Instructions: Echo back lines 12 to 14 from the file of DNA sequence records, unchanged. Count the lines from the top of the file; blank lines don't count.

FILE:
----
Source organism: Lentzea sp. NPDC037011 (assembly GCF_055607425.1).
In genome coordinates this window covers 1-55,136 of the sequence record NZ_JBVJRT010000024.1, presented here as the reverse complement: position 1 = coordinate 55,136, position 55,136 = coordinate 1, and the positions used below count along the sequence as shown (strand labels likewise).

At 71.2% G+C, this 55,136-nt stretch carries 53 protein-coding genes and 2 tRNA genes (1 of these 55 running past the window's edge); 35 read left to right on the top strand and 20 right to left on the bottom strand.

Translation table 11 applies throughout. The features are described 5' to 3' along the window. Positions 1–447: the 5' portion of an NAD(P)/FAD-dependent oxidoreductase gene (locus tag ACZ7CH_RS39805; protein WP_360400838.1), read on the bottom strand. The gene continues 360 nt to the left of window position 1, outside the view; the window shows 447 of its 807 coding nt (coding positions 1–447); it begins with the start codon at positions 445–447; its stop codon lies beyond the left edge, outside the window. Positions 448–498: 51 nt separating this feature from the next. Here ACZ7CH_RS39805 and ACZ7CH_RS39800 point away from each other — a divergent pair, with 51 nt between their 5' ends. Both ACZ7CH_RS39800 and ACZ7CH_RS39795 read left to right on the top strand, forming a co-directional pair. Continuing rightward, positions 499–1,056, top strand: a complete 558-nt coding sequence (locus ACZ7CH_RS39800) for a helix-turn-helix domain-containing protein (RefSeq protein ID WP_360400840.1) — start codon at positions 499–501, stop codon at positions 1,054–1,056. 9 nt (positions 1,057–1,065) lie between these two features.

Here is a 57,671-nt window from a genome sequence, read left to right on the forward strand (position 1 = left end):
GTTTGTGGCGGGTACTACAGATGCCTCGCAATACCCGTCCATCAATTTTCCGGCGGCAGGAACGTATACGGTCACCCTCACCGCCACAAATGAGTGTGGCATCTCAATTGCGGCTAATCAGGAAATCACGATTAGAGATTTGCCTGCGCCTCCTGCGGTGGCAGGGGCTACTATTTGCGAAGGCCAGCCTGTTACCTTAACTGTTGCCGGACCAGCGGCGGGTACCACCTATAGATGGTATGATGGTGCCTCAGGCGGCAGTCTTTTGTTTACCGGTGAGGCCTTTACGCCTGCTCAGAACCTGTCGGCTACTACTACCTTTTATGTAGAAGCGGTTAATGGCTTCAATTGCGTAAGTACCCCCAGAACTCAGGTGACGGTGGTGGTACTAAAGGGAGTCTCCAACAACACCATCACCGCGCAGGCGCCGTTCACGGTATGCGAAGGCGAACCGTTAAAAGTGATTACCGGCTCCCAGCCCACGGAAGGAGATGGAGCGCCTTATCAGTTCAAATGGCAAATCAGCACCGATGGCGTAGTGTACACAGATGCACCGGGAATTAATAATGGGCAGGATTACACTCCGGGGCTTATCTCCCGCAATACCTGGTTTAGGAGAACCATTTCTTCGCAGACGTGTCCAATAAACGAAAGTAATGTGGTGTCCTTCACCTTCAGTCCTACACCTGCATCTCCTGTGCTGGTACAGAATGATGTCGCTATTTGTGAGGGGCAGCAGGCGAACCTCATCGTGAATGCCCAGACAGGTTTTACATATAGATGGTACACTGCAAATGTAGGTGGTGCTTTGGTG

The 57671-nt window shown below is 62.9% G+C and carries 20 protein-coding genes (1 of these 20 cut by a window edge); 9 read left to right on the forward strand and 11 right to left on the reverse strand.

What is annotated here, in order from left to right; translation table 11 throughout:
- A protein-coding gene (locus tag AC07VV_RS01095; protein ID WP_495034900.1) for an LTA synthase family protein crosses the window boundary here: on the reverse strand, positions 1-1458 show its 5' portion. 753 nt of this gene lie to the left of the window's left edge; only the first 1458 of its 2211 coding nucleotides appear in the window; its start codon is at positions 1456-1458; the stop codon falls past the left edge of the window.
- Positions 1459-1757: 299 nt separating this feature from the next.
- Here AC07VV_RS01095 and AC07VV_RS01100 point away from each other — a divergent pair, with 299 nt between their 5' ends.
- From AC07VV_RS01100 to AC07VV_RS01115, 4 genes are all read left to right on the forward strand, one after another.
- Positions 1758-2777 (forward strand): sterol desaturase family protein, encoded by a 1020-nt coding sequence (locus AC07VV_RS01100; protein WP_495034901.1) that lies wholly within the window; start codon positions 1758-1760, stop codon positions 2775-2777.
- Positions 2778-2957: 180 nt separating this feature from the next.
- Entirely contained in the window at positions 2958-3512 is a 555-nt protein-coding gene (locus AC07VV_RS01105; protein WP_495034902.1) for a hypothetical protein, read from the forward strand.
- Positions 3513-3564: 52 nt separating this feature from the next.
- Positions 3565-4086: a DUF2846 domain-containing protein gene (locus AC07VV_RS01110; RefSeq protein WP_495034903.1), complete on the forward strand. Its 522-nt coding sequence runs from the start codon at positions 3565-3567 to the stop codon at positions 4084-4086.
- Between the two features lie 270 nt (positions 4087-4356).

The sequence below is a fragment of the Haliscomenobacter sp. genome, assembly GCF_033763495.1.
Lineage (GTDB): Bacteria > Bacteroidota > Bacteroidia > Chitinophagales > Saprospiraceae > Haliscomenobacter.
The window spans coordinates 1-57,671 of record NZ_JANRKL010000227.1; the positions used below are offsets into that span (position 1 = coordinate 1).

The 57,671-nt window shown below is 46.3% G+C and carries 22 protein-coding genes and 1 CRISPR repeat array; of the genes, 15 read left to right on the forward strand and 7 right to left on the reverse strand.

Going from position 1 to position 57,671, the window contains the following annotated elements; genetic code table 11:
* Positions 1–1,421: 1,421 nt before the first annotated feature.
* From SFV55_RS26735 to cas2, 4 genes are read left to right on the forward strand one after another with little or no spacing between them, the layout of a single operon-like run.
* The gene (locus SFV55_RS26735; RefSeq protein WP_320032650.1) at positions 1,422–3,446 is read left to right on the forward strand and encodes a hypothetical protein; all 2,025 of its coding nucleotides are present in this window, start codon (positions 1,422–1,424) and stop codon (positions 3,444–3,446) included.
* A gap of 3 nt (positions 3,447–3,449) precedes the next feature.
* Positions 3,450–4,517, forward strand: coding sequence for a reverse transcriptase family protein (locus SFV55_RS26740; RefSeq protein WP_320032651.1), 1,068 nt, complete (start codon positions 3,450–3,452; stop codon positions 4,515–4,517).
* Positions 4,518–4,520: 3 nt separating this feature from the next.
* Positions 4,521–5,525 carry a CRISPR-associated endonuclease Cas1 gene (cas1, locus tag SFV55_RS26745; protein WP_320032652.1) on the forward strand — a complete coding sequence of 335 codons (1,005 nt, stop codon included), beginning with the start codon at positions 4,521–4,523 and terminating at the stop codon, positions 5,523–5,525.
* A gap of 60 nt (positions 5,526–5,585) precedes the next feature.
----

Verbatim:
- From AC07VV_RS01100 to AC07VV_RS01115, 4 genes are all read left to right on the forward strand, one after another.
- Positions 1758-2777 (forward strand): sterol desaturase family protein, encoded by a 1020-nt coding sequence (locus AC07VV_RS01100; protein WP_495034901.1) that lies wholly within the window; start codon positions 1758-1760, stop codon positions 2775-2777.
- Positions 2778-2957: 180 nt separating this feature from the next.